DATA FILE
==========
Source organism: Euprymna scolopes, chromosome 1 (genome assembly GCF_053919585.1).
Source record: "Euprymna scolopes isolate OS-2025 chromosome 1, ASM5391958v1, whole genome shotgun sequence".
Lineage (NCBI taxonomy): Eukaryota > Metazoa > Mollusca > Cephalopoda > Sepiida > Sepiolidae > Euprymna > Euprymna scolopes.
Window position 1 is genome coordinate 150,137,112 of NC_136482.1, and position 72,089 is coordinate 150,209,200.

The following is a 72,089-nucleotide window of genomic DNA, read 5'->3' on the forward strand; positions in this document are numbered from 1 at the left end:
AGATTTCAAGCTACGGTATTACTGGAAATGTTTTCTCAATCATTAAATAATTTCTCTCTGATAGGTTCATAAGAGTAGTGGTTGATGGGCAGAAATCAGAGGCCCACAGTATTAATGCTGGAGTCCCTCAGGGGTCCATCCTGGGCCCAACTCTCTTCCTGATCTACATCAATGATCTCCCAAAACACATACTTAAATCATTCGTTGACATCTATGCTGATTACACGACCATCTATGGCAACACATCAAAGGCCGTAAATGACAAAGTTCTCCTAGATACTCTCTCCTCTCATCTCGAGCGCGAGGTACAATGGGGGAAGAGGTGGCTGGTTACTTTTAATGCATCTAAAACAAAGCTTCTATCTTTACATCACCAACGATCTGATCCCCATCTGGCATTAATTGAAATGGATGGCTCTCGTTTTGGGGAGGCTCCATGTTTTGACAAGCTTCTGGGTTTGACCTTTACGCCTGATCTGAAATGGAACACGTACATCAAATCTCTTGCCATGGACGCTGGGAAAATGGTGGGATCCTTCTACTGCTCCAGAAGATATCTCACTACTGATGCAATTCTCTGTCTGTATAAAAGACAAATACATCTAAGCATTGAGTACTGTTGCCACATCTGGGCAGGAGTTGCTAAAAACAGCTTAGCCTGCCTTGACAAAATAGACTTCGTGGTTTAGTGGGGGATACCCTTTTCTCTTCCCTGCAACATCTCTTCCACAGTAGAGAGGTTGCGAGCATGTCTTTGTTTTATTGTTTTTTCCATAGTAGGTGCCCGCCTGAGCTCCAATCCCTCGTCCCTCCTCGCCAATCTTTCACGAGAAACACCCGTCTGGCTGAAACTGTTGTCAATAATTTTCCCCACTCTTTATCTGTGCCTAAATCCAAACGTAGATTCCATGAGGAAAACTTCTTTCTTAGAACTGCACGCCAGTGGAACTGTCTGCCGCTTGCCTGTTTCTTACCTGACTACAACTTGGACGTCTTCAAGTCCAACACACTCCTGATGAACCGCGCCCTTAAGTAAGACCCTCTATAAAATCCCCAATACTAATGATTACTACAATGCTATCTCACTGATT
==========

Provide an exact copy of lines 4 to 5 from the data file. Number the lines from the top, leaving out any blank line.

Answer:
Window position 1 is genome coordinate 150,137,112 of NC_136482.1, and position 72,089 is coordinate 150,209,200.

The following is a 72,089-nucleotide window of genomic DNA, read 5'->3' on the forward strand; positions in this document are numbered from 1 at the left end: